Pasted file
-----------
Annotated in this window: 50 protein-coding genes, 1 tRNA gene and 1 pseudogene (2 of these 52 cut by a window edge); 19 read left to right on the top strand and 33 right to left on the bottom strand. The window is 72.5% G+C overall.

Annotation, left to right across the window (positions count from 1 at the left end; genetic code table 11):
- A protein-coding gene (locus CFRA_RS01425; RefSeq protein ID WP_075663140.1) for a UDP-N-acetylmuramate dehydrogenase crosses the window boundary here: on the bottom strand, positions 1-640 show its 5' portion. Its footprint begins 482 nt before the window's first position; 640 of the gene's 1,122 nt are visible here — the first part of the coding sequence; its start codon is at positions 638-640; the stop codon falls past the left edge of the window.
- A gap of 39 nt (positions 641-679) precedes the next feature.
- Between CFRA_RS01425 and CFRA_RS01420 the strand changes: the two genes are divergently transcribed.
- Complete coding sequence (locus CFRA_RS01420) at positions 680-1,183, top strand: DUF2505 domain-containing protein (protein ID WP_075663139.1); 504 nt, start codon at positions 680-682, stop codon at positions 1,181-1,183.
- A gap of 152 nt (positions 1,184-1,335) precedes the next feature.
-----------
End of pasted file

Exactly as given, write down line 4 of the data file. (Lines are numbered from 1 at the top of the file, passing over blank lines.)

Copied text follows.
- A gap of 39 nt (positions 641-679) precedes the next feature.